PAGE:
5 Important Things to know about ‘Learning Ruby the Hard Way’
- It’s not ‘hard’. It’s joyless and arduous.
- It requires you to copy the code of charmless author ‘Zed’ for countless hours.
- Extraordinary time is spent reading without clear direction, rather than reading to solve well-posed problems for your ability level.
- You lose will confidence because of the lack on emphasis on writing your own programs.
- You get little opportunity to write your own programs
A week with this particular tutorial has been disheartening for several reasons.
Primarily, my frustration derives from:
- Feeling inhibited by LRTHW in my wish to learn as deeply, completely and swiftly as possible
- Wanting to keep apace with my fellow remote students. The pull requests from students on Ruby-Kickstart contained far more challenging material and complex ideas
- Not being able to complete exercises faster, because they’re designed to be laborious
- Not being offered considered, poignant challenges that sufficiently test and build on each new element of knowledge
LRTHW is verbose and adopts a method of learning by rote, i.e. copy my code perfectly and you’ll learn.
If like me, you type accurately then the code works and you don’t learn.
Pine offers clearly explained examples and then poses suitably complex challenges that build on the previous concepts.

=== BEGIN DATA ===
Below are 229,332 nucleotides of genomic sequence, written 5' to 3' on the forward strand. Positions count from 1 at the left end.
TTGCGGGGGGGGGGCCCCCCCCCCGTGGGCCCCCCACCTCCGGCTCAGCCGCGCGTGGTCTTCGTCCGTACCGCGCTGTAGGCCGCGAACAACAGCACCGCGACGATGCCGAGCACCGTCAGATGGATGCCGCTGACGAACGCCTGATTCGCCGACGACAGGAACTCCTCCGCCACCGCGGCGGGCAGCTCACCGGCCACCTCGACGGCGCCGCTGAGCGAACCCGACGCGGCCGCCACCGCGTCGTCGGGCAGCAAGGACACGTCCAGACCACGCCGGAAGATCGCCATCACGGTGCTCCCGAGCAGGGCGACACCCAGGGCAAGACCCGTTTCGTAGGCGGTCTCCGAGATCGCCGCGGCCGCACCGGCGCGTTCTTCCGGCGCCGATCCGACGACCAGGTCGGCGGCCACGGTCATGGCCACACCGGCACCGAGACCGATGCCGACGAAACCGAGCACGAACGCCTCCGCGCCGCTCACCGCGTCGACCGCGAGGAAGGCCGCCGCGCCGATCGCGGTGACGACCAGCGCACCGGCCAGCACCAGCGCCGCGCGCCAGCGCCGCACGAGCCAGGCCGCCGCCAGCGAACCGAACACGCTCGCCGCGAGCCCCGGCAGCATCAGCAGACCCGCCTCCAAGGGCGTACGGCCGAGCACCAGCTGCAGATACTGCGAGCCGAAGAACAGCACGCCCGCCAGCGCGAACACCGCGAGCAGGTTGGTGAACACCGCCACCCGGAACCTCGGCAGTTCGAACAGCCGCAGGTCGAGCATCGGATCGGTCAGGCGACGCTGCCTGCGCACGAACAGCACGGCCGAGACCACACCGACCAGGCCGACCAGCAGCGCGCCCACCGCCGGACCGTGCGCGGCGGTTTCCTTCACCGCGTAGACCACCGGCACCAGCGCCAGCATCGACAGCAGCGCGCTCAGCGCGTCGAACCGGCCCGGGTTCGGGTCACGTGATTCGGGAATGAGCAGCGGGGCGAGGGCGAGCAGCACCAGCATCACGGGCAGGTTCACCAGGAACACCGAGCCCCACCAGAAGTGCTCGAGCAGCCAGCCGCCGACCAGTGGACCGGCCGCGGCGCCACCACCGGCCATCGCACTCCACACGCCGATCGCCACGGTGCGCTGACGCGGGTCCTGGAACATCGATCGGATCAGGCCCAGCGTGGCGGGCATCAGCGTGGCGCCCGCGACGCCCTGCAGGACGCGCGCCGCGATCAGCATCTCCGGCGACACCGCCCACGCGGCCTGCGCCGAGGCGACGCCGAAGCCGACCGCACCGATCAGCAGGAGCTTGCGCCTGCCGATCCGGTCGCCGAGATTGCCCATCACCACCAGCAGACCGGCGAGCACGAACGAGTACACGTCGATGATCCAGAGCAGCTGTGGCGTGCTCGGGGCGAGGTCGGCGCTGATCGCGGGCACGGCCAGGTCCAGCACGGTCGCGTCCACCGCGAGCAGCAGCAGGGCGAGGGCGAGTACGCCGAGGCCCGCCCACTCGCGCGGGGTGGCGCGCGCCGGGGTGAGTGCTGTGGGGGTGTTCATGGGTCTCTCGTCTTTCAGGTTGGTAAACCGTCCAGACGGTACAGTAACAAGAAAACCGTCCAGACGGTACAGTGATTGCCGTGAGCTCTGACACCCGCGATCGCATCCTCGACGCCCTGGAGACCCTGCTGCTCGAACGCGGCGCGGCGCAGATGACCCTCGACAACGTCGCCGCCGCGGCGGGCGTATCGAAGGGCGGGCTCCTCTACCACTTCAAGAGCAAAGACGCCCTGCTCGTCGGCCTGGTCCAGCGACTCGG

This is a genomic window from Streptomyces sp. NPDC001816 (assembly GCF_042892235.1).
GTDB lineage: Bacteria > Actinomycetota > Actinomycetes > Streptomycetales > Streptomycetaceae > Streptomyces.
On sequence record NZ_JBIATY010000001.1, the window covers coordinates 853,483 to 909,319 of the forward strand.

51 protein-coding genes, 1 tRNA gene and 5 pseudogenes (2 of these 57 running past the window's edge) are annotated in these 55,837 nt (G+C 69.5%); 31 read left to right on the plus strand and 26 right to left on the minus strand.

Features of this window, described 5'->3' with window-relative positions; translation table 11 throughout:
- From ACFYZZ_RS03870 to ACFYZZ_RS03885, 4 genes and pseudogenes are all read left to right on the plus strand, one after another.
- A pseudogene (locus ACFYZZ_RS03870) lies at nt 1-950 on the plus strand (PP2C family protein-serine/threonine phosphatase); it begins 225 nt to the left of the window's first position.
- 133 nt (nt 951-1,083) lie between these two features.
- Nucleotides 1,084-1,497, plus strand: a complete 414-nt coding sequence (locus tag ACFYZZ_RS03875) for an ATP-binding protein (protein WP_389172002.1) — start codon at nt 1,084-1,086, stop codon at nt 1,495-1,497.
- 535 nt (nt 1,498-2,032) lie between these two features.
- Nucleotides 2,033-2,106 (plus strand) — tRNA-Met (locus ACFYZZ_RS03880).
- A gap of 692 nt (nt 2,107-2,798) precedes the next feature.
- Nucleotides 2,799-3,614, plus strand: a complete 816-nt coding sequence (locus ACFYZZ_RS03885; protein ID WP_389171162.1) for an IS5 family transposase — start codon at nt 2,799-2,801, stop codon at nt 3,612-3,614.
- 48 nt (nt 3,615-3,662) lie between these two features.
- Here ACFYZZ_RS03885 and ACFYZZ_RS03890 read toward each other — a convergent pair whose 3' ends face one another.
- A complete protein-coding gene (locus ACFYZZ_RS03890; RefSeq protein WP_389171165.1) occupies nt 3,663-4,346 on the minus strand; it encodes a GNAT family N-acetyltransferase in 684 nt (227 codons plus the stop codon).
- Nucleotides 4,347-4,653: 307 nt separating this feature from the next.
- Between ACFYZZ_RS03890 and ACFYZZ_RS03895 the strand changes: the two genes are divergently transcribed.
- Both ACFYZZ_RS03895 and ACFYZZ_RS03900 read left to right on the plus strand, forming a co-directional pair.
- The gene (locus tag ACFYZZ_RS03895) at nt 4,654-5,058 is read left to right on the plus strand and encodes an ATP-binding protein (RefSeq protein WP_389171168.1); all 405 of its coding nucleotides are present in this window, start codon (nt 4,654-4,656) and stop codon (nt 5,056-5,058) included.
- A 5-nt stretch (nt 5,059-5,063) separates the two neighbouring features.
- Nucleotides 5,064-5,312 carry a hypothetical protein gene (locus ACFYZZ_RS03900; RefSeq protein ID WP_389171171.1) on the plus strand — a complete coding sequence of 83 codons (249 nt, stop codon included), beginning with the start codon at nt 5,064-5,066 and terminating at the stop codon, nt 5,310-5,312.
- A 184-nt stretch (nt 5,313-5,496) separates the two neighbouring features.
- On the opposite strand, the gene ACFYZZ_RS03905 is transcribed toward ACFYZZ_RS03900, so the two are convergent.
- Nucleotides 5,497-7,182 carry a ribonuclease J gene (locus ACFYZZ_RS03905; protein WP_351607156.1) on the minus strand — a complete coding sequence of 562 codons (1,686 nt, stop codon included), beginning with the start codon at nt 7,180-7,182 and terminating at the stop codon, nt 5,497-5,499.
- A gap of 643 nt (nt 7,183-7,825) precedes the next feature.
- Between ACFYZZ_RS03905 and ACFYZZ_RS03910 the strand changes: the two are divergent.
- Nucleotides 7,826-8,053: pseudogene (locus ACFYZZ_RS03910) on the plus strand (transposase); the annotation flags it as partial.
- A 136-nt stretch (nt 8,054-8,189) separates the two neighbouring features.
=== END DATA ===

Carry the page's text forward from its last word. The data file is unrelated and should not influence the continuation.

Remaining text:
LRTHW does not. The first real program I had to write was in Exercise 36 of 52. Often Zed will suggest, “play with it and break it”. This leave learning to chance.
Why is LRTHW so poor as a learning aid?
Social-Constructivist and Russian psychologist Lev Vygotsky (1896–1934) postulated that there is a ‘Zone of Proximal Development’ (ZPD) for a learner. This zone is the region between the tasks a learner can comfortably do alone and those that they cannot complete at all, even with assistance.
The best opportunity for learning lies in the ZPD. It is accessed through carefully scaffolded tasks.
Vygotsky’s model is generally accepted as a reliable model for learning.
LRTHW offers challenges that either reside within current understanding or are too poorly structured to generate strong conceptual progress.
Why did I persist with ‘Learn Ruby the Hard Way’?
I’m on a deadline- after two days and nearing ten hours of work, I felt ‘pot-committed’. Don’t be me!